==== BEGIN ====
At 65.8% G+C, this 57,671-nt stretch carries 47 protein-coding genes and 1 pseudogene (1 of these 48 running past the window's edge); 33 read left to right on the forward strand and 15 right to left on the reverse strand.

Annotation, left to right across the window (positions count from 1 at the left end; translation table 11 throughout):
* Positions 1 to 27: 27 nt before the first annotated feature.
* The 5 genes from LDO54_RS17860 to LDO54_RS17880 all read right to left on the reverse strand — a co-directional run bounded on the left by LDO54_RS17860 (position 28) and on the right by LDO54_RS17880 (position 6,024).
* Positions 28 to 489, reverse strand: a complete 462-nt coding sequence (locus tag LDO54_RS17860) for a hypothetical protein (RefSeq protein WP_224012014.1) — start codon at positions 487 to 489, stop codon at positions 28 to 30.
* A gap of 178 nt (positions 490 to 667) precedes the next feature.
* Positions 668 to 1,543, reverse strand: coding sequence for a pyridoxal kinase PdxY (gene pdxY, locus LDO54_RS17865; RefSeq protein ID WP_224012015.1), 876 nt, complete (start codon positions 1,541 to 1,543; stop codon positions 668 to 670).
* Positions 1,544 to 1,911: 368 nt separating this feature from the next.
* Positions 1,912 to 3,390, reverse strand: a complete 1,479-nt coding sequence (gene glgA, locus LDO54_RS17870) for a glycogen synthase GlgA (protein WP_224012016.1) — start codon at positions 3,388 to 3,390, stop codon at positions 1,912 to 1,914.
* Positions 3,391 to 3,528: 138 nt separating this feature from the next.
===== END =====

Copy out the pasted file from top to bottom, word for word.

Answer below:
At 65.8% G+C, this 57,671-nt stretch carries 47 protein-coding genes and 1 pseudogene (1 of these 48 running past the window's edge); 33 read left to right on the forward strand and 15 right to left on the reverse strand.

Annotation, left to right across the window (positions count from 1 at the left end; translation table 11 throughout):
* Positions 1 to 27: 27 nt before the first annotated feature.
* The 5 genes from LDO54_RS17860 to LDO54_RS17880 all read right to left on the reverse strand — a co-directional run bounded on the left by LDO54_RS17860 (position 28) and on the right by LDO54_RS17880 (position 6,024).
* Positions 28 to 489, reverse strand: a complete 462-nt coding sequence (locus tag LDO54_RS17860) for a hypothetical protein (RefSeq protein WP_224012014.1) — start codon at positions 487 to 489, stop codon at positions 28 to 30.
* A gap of 178 nt (positions 490 to 667) precedes the next feature.
* Positions 668 to 1,543, reverse strand: coding sequence for a pyridoxal kinase PdxY (gene pdxY, locus LDO54_RS17865; RefSeq protein ID WP_224012015.1), 876 nt, complete (start codon positions 1,541 to 1,543; stop codon positions 668 to 670).
* Positions 1,544 to 1,911: 368 nt separating this feature from the next.
* Positions 1,912 to 3,390, reverse strand: a complete 1,479-nt coding sequence (gene glgA, locus LDO54_RS17870) for a glycogen synthase GlgA (protein WP_224012016.1) — start codon at positions 3,388 to 3,390, stop codon at positions 1,912 to 1,914.
* Positions 3,391 to 3,528: 138 nt separating this feature from the next.